The Great Monetary Transition

Frans Verhagen author of “The Tierra Solution: Monetary transformation, climate change and sustainable development” argues for the introduction of a carbon monetary standard.

Part of the Global Transition2012 is the transition from a dysfunctional international monetary system to one that is based upon equity and sustainability, thus leading to monetary stability with its reduction in volatility in exchange rates, currency manipulation and speculation.

Such equitable, sustainable, and, therefore, stable international monetary system can be achieved by the introduction of a carbon monetary standard. Such standard would not only make national currencies convertible and the global reserve system which costs developing countries some $100 billion annually, unnecessary, but would also combat the climate crisis and advance low-carbon development in both the South and North. Thus, three major global problems can be simultaneously resolved by integrating their solutions rather than approaching them sequentially. For more information, see and my “thinkpiece” published on Stakeholder Forum’s website. And,  for full details see my forthcoming book entitled The Tierra Solution: Monetary transformation, climate change and sustainable development.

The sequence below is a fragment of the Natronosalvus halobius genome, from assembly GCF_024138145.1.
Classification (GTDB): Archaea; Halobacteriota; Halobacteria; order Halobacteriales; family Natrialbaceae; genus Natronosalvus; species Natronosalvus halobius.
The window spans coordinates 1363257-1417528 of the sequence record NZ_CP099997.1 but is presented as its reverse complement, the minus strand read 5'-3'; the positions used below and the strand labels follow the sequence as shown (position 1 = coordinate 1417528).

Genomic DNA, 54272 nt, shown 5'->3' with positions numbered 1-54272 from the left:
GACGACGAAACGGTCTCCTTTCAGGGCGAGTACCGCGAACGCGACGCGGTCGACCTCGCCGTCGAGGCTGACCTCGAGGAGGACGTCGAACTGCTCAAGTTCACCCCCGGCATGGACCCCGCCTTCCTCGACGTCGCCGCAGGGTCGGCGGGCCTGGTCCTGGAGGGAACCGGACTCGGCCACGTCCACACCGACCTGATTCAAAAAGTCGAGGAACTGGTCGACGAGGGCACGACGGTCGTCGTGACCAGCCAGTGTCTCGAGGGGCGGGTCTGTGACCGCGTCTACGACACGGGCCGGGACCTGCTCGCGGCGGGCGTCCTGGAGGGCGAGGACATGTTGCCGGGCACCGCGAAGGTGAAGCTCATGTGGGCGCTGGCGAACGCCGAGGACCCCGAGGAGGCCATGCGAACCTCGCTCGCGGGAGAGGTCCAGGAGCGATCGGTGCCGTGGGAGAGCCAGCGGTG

With enough civil society support, nations at the Rio 2012 Earth Summit could add to their present SDGs the Sustainable Development Goal of “Rethinking the international monetary system to be based on a carbon standard”. As a matter of fact, line 265 the DPI/NGO Declaration of the Bonn September conference invites governments to do exactly that.

Accepting that sustainable development goal for the transformation of the international monetary system the Rio 2012 Earth Summiteers could decide to establish a UN Commission to that effect. It would update and go beyond the recommendations of the 2009 Stiglitz Commission.

I fully agree with Geoff Lye, chairman of SustainAbility, in OUTREACH of December 16 believing that government, business and civil society are

“to recognize that future solutions need to be fundamental rather than incremental; collaborative rather than competitive; and working to shift systems rather than part of it.”


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